Feb. 10, 2021

k-mer analysis for the non-initiated

K-mers are n-gram applied to computational genomics, the basic idea is to use subsequences of DNA to answer biological questions, when dealing with software that perform k-mer analysis we often take it in the context of all possible subsequences of length K, it’s one of those things that is easily grasped by a ugly hand draw:

Here is a simple implementation of a k-mer count function in python, this require a lot of memory to run and can not be used in real life with NGS data (unless you have tons of memory to spare), but works fine for understanding the idea of k-mer counting.

def count_kmers(sequence, k_size):
    data = {}
    size = len(sequence)
    for i in range(size - k_size + 1):
        kmer = sequence[i: i + k_size]
        try:
            data[kmer] += 1
        except KeyError:
            data[kmer] = 1
    return data

count_kmers("CTGACTGACTGACTGTA", 3)

output:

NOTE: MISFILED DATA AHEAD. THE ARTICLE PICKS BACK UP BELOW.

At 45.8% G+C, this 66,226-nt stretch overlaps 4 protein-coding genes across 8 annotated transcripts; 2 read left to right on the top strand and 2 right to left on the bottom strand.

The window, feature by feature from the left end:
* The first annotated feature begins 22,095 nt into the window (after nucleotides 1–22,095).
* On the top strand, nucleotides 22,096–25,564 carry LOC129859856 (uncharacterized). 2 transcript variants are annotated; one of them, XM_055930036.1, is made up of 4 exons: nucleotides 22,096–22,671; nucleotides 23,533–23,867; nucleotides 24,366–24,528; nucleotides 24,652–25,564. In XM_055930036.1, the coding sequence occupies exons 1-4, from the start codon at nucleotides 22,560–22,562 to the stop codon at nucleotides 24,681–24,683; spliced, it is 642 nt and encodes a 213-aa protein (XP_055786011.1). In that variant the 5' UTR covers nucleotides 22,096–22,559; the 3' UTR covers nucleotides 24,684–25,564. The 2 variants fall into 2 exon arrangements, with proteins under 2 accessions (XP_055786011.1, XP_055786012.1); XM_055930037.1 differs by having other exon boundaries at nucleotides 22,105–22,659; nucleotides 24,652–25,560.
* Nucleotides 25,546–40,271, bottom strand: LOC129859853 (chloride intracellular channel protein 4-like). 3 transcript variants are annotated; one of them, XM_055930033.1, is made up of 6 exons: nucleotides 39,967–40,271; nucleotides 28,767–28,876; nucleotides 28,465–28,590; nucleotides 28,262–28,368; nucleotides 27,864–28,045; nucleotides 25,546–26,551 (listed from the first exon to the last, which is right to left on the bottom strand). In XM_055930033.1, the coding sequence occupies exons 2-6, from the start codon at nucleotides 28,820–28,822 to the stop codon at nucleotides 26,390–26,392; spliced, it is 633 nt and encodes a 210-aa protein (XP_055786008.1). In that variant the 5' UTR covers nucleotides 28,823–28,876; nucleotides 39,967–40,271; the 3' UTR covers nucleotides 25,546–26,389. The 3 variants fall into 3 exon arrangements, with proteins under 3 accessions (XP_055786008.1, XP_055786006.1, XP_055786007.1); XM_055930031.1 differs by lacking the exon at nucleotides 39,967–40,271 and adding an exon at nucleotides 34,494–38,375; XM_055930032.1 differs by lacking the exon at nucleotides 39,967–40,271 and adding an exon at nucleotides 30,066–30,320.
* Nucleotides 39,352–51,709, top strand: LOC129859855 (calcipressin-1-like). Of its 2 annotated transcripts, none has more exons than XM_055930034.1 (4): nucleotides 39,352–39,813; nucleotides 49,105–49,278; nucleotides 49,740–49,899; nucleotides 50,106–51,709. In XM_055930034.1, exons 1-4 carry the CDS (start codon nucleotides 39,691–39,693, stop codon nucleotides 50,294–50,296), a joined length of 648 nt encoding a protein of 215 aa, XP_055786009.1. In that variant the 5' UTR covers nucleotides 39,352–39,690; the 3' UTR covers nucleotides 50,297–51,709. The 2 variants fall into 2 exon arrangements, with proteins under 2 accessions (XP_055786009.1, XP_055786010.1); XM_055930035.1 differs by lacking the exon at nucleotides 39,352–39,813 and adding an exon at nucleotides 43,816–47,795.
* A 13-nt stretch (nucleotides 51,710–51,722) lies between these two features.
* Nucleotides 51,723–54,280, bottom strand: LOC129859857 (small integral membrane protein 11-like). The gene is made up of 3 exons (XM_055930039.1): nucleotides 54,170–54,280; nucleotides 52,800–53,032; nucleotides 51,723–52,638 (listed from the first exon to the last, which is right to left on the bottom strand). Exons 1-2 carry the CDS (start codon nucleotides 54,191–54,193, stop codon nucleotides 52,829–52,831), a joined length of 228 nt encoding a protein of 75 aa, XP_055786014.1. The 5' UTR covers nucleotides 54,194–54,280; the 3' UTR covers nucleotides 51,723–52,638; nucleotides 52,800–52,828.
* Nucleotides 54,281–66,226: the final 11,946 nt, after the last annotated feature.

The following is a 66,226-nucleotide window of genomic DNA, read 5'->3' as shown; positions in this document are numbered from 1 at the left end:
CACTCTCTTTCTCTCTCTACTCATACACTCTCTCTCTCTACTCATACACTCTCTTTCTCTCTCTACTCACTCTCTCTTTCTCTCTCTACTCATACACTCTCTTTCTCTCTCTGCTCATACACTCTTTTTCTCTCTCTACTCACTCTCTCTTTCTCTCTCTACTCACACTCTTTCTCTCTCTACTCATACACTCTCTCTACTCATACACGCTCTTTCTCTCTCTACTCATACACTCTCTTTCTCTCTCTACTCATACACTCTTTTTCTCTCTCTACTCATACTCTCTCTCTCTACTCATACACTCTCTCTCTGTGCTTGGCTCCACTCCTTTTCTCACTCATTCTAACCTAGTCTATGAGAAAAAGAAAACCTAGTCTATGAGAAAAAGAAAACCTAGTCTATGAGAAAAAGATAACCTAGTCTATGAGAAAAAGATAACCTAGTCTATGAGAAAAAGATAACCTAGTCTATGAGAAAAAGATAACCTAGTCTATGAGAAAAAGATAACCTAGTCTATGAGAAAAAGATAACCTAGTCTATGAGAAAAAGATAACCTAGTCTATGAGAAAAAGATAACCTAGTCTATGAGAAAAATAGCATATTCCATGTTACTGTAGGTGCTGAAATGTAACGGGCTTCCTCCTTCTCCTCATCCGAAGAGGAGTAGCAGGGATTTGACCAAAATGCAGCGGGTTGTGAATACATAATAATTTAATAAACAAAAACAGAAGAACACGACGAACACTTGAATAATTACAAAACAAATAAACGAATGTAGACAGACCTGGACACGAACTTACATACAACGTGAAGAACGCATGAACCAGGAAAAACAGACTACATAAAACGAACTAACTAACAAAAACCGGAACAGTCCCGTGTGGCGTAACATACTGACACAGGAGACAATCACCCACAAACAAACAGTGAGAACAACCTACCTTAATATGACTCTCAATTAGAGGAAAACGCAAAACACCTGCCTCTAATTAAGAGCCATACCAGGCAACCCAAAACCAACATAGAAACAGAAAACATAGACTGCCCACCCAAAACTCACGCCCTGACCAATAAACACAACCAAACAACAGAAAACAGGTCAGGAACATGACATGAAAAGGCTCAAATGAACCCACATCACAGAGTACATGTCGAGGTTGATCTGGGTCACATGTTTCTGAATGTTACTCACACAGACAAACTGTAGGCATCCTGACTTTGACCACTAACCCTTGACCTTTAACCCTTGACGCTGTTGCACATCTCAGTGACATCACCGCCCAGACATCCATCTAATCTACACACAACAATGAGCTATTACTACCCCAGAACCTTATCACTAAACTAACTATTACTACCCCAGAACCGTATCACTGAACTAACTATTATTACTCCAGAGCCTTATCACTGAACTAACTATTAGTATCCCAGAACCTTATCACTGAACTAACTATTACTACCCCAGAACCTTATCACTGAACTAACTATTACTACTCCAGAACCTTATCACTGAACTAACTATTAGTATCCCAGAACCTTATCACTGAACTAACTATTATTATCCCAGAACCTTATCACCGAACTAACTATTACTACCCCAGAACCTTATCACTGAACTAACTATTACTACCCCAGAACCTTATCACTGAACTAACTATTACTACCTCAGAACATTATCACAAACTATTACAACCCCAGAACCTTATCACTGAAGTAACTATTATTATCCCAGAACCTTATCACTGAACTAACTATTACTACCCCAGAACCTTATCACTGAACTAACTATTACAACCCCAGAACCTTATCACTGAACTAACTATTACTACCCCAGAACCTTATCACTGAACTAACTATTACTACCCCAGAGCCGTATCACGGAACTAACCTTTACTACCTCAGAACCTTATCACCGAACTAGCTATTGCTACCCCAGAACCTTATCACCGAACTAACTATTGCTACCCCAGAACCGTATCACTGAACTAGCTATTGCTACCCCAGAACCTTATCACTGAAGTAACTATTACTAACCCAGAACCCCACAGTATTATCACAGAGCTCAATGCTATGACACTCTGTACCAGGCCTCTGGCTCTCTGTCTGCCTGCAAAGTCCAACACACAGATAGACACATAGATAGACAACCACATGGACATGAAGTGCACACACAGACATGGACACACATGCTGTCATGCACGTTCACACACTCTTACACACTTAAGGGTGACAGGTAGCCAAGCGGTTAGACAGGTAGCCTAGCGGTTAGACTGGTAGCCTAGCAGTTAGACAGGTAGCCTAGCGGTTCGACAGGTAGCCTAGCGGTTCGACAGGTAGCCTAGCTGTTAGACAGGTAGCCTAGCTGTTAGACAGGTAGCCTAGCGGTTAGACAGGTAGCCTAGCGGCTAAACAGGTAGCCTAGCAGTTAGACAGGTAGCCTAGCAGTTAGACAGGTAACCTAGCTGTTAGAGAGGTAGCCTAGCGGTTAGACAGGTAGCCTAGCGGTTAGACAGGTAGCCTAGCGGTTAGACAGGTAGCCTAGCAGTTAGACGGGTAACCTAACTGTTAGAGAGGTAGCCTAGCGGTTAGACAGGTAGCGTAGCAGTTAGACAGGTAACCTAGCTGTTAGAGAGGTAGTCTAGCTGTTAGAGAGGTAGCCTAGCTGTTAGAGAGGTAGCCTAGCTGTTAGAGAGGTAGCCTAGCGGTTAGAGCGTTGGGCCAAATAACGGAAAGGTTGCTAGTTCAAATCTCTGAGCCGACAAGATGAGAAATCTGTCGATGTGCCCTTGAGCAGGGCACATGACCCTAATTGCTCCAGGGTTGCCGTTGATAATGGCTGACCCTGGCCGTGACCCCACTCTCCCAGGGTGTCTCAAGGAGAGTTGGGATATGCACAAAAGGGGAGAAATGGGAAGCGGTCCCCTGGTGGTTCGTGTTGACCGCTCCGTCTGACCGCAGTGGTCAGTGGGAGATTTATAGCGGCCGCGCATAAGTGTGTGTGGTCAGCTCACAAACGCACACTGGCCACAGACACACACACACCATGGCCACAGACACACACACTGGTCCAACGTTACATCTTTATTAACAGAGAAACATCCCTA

{'CTG': 4, 'TGA': 3, 'GAC': 3, 'ACT': 3, 'TGT': 1, 'GTA': 1}

k-mer analysis has many uses in bioinformatics, to quote a few:

  • genome assembly ( spades )
  • taxonomy classification ( kraken )
  • genome comparison (minhash)
  • genome analysis ( jellyfish + genomescope )
  • sequence data compression

With this broader usage you may wonder what make k-mers so interesting? The short answer is that k-mers are computationally cheap to produce, sort, count and compare, while aligners for example, are expensive and need to deal with all sort of ambiguities like mismatches and gaps.

But how can we extract useful information from such small pieces of DNA?

The size required for a k-mer will change broadly between applications, for taxonomy classification a large k may carry information at species level, while a small k will give information at a higher rank, Kraken 2 is using k=35 as default.

More often the information will be encoded in the k-mer distribution instead of k-mer size. One classical example is the GC content (it’s a distribution of k-mers with k=1 ), mammals and birds are supposed to have a higher ratio of Gs and Cs to As and Ts, it’s a pattern, not always hold true but it’s there.